The market for stolen copper cables is in Gauteng. They are imported from other provinces and neighboring countries, melted at a refinery and then transported worldwide. According to Major-General Ebrahim Kadwa, the Hawks' Gauteng Commander.
He was speaking at Johannesburg's inaugural Energy Indaba in Sandton on the second and final day.
According to Kadwa, government personnel is also supporting criminal syndicates in stealing copper cables, resulting in electrical network destruction.
He claims that Gauteng is the epicenter of the profitable trade in stolen copper cables and that some huge corporations may avoid punishment by paying enormous sums of money to the authorities.
"The Hawks are sitting on a number of cases at a very high level where we are dealing with, truly the top rung of the second-hand Goods Recycling Industry, and paying these large penalties of R7-million to R10-million to SARS or the courts is done in the blink of an eye," says the spokesperson. This is an unavoidable cost of conducting business. The profit margins for these illicit organizations are so large that paying this is irrelevant."
Copper demand is high.
He claims that the unquenchable need for copper, as well as the high prices it attracts, are fueling network damage and sabotage. Many of South Africa's main towns have been plunged into darkness due to the destruction of energy infrastructure, including the theft of copper wires.
"The majority of copper is sold on overseas markets. Export licenses have been carefully regulated by the International Trade and Administration Commission. The bad guy, on the other hand, is working with cooperating shipping firms to modify the customs declaration code and pass it off as scrap metal rather than copper goods."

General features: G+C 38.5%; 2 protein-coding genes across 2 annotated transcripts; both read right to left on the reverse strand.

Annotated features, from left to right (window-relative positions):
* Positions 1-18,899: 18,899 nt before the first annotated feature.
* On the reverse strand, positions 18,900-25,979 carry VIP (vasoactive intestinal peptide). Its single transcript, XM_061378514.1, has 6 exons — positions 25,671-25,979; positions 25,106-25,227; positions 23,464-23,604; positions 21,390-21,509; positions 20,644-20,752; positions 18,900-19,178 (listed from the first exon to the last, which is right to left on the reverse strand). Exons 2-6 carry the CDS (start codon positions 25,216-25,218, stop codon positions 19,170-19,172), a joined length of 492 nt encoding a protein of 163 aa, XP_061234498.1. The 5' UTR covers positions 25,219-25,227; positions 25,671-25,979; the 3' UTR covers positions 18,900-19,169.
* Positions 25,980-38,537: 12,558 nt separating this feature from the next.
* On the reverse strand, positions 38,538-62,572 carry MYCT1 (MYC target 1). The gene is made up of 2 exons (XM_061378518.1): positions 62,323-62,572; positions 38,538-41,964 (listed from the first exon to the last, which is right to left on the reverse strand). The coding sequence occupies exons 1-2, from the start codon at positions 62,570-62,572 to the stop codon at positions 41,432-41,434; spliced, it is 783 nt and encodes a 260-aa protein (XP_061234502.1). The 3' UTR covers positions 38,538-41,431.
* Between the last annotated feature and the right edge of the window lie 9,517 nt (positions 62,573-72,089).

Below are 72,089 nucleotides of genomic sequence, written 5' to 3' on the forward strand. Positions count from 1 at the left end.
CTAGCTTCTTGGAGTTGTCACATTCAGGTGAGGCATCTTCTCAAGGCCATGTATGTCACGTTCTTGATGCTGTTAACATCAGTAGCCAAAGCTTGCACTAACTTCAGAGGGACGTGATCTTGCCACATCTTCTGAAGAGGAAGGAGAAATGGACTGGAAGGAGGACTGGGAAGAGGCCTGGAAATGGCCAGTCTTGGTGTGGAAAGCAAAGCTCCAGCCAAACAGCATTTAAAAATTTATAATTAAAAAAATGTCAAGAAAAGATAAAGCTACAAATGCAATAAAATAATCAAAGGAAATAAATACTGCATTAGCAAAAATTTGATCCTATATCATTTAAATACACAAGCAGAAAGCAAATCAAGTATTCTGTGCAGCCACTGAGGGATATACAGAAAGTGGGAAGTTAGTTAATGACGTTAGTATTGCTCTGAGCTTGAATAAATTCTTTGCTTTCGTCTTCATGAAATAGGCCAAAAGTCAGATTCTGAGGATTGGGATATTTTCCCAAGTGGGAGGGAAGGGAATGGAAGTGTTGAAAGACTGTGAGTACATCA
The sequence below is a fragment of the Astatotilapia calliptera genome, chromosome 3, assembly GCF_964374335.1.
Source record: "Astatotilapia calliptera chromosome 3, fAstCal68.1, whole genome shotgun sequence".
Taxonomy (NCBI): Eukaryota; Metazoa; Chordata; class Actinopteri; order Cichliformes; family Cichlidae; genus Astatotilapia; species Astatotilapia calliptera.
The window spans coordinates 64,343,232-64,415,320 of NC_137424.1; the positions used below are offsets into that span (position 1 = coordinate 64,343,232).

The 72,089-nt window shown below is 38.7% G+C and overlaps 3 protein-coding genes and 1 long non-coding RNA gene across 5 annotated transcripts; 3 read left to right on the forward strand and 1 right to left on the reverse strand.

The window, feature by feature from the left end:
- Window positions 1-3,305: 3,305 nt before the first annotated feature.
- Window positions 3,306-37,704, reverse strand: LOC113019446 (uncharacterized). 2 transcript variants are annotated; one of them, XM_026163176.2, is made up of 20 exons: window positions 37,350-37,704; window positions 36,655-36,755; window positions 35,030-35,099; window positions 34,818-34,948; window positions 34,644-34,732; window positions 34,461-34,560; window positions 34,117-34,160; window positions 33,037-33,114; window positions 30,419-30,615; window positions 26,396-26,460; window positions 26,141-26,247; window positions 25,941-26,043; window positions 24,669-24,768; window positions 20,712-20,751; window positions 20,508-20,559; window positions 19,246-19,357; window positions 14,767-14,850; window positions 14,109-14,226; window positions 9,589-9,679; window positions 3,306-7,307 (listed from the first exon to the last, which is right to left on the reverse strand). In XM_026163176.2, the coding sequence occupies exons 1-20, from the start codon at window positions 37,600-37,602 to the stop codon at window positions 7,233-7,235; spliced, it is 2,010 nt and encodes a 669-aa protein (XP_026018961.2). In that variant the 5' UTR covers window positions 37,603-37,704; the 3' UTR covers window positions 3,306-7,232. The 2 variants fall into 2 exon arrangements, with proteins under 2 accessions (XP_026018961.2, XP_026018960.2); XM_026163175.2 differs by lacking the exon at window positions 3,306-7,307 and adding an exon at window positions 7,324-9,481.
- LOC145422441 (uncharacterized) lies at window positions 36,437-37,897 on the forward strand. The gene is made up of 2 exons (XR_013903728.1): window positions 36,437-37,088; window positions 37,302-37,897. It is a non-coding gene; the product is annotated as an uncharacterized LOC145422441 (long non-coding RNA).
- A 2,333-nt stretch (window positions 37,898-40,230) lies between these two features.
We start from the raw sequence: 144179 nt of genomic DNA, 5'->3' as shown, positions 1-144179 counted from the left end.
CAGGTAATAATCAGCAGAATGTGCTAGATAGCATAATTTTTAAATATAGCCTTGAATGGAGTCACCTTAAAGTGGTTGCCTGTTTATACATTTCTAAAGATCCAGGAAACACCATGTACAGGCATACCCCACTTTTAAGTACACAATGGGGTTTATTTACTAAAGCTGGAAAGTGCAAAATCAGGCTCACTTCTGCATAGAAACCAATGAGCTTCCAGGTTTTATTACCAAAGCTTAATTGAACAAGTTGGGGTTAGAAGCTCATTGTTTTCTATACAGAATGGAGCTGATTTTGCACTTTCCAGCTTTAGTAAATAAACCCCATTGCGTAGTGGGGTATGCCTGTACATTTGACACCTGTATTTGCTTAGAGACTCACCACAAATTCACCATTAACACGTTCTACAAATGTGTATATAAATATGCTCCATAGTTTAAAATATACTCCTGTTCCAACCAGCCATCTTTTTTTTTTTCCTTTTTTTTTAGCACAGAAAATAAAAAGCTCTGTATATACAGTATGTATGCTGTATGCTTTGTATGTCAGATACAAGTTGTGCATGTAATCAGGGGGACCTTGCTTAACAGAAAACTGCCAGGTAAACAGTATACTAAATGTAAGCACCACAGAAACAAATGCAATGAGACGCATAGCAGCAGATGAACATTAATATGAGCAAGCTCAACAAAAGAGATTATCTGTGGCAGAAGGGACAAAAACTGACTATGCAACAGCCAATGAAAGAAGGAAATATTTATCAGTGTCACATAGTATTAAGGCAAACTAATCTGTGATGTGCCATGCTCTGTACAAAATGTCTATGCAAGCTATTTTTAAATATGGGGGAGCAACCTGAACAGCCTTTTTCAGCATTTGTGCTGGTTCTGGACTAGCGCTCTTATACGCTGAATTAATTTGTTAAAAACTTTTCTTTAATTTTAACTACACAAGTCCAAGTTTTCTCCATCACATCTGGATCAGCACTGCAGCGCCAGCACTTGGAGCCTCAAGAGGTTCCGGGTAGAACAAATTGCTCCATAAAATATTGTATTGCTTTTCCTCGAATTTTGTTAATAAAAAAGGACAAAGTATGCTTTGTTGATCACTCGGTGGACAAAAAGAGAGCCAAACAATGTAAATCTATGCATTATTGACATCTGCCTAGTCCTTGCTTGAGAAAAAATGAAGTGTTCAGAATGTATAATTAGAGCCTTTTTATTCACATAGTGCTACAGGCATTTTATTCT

Theft of infrastructure identification
Security guards and workers of Eskom and City Power, according to Kadwa, are also complicit in the damage of the energy network by these criminal syndicates. He adds that they've discovered that State-Owned Enterprises are unable to positively identify their stolen infrastructure, which makes prosecuting culprits difficult.
"I'm sure others believed this would have to go in terms of rethinking how we might enhance product identification," says the author.
However, Johannesburg's City Power claims it is already working on it.
"We're also considering the Micro dot for spraying into our network, as well as RFID, which will allow us to follow our devices once they've been uprooted and moved." Sergeant Thela, City Power's General Manager for Security, adds, "That would be part of our research and development strategy."
Task Force on Critical Infrastructure
The Essential Infrastructure Task Team was established earlier this month to examine tampering and damage to infrastructure connected to electricity, water and sanitation, and transportation. It will include, among others, the Hawks, SAPS, and Joburg Metro Police.
MMC for Public Safety in Joburg According to David Tembe, around 200 JMPD officers have been assigned to this Task Team.
"They're just interested in dealing with cable theft." There will be extensive training, including, of course, the use of force in an appropriate manner. We will use force if necessary, as you can see since they are willing to kill. We will do all it takes to preserve our infrastructure."
On Tuesday, the two-day Energy Indaba came to an end.
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